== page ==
Research projects

DFG-project: Insuring modern society: A historical-comparative sociology of private insurance, its evolution, origins and consequences

This project proposes a historical-comparative sociology of the private insurance sector in its life and non-life branches (property, transport, etc.) in 20 old OECD countries starting in the late 19th century and 15 emerging economies with shorter coverage (Latin America, Asia, Eastern Europe). The insurance sector annually collects about 7% of world GDP as premium income, holds about half of total banking assets and becomes increasingly important in times of rising climate and catastrophe risks. This has strangely been neglected by either historians and economists of finance, with their focus on banks and capital markets, or political scientists, with their strong focus on public insurances within the welfare states. Sociologists themselves have covered “risk sociology” very well, but largely ignored the insurance sector therein. This project aims at filling this gap by building a cross-country historical database of the main stock and flow variables of modern premium-based insurances in order to study their evolution across time and countries, to explain their growth and to investigate selected consequences in three working packages. The first working package will build the insurance database and describe the about 200 years of modern insurance development and will compare its growth trends with those of other financial institutions and the public welfare state. It will also uncover countries’ different insurance growth trajectories. The second working package addresses the question of different growth determinants by mainly looking at often discussed economic and cultural factors, i.e. the relationship between economic development and insurance growth and the potentially Weberian relationship between Protestantism and different denominations and insurance development. A final working package focuses on selected consequences of insurances: does the sector macroeconomically insure against financial and other crises by allowing for quicker economic recoveries? Is there a trade-off between private insurers and public insurance domains, particularly in the pension and accident domain? Overall, the project connects to some questions studied across different disciplines for very short time spans, but plays out a huge data advantage of covering many countries in the long-run. Beyond building a future database for practical use in welfare, finance and securities studies, the project contributes to a potential sociology insurance that connects to Weberian themes of rationalization, to the different worlds of public welfare and the varieties of capitalism.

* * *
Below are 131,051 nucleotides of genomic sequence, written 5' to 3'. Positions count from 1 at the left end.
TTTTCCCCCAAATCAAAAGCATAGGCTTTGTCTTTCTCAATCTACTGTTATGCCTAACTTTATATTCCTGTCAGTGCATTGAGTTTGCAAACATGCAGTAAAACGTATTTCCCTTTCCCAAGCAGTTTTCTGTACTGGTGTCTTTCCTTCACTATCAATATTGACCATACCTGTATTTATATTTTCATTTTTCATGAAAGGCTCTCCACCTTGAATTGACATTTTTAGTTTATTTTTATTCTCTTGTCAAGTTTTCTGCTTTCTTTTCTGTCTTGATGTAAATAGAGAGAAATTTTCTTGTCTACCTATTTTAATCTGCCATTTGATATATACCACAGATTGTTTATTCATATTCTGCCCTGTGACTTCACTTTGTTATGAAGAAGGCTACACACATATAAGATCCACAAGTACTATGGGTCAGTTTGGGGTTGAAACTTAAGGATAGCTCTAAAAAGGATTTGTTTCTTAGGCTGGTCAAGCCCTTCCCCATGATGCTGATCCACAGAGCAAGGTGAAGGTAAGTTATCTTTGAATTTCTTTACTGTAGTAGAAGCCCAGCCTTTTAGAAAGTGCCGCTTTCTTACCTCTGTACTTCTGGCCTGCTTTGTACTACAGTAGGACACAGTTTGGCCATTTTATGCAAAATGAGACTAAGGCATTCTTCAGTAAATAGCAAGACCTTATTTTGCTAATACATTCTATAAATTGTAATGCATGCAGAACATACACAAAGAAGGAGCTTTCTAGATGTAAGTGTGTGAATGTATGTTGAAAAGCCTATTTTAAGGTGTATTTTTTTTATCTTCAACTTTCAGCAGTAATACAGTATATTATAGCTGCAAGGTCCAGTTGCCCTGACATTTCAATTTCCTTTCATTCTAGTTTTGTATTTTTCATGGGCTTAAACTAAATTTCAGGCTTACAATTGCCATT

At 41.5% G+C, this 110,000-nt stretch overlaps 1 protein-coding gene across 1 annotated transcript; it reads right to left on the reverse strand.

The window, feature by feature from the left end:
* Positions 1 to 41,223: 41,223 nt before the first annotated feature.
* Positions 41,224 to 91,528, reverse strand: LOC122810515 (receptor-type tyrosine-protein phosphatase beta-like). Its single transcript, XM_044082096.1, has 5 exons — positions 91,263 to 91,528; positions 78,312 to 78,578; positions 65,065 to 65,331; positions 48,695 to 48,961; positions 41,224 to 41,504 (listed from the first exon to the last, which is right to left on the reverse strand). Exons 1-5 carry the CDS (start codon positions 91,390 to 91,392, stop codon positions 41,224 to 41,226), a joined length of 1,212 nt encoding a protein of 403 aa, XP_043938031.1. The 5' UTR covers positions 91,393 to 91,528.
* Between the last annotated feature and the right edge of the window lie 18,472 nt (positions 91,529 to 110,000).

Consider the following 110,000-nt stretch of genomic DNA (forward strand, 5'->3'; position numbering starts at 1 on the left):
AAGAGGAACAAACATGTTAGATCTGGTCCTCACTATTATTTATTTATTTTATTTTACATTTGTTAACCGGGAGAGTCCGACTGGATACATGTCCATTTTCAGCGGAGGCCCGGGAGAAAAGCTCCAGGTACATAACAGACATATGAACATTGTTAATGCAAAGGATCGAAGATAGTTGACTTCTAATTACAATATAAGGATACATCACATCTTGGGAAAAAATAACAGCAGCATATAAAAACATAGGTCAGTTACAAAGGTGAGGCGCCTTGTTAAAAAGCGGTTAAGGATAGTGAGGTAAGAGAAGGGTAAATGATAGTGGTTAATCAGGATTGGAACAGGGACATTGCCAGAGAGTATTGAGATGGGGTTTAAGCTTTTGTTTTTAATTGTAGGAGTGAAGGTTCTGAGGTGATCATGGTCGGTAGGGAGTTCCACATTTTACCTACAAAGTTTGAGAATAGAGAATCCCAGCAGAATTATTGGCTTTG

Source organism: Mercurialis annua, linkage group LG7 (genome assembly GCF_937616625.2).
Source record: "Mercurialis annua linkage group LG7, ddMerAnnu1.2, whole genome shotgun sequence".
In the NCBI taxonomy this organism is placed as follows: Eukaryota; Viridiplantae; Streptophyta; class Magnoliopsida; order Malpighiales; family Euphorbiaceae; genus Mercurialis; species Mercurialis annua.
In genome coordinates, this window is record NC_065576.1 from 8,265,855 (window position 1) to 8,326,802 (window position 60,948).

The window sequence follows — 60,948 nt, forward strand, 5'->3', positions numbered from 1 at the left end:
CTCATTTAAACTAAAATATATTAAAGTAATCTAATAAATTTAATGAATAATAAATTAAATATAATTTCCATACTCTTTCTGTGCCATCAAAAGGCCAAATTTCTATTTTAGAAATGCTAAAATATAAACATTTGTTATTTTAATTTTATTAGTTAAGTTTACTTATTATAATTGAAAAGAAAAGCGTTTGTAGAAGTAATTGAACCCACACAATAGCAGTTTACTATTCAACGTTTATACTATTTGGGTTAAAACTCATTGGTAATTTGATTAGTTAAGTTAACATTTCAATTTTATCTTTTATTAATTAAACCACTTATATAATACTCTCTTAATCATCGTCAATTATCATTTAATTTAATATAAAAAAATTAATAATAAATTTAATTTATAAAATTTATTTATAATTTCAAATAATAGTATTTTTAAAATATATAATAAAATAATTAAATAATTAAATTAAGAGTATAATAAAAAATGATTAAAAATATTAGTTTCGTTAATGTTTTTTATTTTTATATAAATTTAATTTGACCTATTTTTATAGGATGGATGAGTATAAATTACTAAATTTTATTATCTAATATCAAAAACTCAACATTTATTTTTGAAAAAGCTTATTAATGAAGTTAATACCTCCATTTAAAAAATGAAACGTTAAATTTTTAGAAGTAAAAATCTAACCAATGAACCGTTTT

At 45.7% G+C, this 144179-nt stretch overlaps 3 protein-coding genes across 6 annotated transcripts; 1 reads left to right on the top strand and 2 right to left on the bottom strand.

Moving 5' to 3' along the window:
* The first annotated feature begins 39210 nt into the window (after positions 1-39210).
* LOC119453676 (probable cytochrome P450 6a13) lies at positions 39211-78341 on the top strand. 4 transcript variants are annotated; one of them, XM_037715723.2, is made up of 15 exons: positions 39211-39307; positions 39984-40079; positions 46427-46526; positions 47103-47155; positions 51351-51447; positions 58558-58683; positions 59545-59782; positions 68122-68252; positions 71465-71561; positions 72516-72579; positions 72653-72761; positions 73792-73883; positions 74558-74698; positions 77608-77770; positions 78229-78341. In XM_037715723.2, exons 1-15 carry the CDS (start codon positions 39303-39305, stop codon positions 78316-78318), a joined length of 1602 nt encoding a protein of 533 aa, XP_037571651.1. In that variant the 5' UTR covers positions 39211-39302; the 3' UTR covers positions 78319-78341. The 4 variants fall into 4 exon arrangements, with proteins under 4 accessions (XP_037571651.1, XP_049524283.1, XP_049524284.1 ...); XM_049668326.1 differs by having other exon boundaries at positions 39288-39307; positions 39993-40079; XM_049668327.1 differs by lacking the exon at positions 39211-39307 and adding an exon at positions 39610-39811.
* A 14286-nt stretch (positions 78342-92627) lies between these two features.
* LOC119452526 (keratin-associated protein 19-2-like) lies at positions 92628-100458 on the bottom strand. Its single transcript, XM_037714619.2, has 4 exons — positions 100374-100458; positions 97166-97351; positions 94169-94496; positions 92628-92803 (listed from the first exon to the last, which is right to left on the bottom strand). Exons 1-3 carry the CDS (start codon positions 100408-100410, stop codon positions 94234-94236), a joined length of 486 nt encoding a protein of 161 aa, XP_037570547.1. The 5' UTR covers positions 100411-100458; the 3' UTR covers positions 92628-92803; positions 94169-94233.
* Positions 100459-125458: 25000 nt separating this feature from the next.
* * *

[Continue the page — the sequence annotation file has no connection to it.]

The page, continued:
Political Economy of Housing

This project investigates housing in the broader economy and society in historical comparative perspective. The book "Homeownership, Renting and Society" tried to explain why countries differ so widely and persistently as to their dominant forms of tenure (homeownership, renting). As one potential cause, this project currently looks at the history of homeownership ideology which itself was one of the reasons behind the explosion of mortgage debt. A further question is to ask why the rising levels of mortgage debt in many countries have neither led to the promised democratization of homeownership nor to more housing construction. Finally, the project investigates the feedback of housing and homeownership on political behavior and housing market effects on segregation in German cities.

Sociology of competition and the political economy of antitrust

Economic competition and growing concentration are core features of modern capitalism. The project investigates the rise of capitalist competition, its regulation in antitrust policies and its history of ideas. It aims at a better understanding of the much-discussed Great Atlantic Divide that opened up between the European and US-American understanding of competition. In one paper, we link antitrust regulation and varieties of capitalism. It further investigates antitrust and merger regulation in the European multi-level system. Finally, the project discussed the new dimensions of social inequalities that may result from recent trends of increasing economic concentration